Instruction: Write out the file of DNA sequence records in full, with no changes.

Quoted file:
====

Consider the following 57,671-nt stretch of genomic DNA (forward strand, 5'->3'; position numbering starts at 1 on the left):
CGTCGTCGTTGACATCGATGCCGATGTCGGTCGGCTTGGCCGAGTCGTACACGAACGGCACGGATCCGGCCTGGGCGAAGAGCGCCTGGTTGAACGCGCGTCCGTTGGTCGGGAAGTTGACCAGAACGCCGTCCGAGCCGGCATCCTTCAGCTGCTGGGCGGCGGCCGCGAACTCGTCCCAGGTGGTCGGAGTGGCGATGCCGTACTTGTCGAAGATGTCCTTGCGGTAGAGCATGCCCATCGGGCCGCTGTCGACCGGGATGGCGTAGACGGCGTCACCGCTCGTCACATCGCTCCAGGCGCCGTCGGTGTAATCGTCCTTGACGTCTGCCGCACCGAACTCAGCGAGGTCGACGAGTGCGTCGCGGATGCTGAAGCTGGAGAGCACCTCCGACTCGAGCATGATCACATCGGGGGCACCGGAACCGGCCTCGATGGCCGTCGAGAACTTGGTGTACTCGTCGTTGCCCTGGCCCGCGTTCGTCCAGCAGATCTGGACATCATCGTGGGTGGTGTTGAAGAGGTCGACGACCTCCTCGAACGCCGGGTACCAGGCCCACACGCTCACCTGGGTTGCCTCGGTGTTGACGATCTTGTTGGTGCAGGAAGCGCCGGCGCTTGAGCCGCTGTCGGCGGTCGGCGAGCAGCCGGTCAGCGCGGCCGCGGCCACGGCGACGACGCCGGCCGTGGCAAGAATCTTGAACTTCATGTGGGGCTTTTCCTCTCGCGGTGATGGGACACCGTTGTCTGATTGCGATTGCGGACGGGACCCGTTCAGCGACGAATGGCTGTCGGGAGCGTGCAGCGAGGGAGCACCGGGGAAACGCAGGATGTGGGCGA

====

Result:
Consider the following 57,671-nt stretch of genomic DNA (forward strand, 5'->3'; position numbering starts at 1 on the left):
CGTCGTCGTTGACATCGATGCCGATGTCGGTCGGCTTGGCCGAGTCGTACACGAACGGCACGGATCCGGCCTGGGCGAAGAGCGCCTGGTTGAACGCGCGTCCGTTGGTCGGGAAGTTGACCAGAACGCCGTCCGAGCCGGCATCCTTCAGCTGCTGGGCGGCGGCCGCGAACTCGTCCCAGGTGGTCGGAGTGGCGATGCCGTACTTGTCGAAGATGTCCTTGCGGTAGAGCATGCCCATCGGGCCGCTGTCGACCGGGATGGCGTAGACGGCGTCACCGCTCGTCACATCGCTCCAGGCGCCGTCGGTGTAATCGTCCTTGACGTCTGCCGCACCGAACTCAGCGAGGTCGACGAGTGCGTCGCGGATGCTGAAGCTGGAGAGCACCTCCGACTCGAGCATGATCACATCGGGGGCACCGGAACCGGCCTCGATGGCCGTCGAGAACTTGGTGTACTCGTCGTTGCCCTGGCCCGCGTTCGTCCAGCAGATCTGGACATCATCGTGGGTGGTGTTGAAGAGGTCGACGACCTCCTCGAACGCCGGGTACCAGGCCCACACGCTCACCTGGGTTGCCTCGGTGTTGACGATCTTGTTGGTGCAGGAAGCGCCGGCGCTTGAGCCGCTGTCGGCGGTCGGCGAGCAGCCGGTCAGCGCGGCCGCGGCCACGGCGACGACGCCGGCCGTGGCAAGAATCTTGAACTTCATGTGGGGCTTTTCCTCTCGCGGTGATGGGACACCGTTGTCTGATTGCGATTGCGGACGGGACCCGTTCAGCGACGAATGGCTGTCGGGAGCGTGCAGCGAGGGAGCACCGGGGAAACGCAGGATGTGGGCGA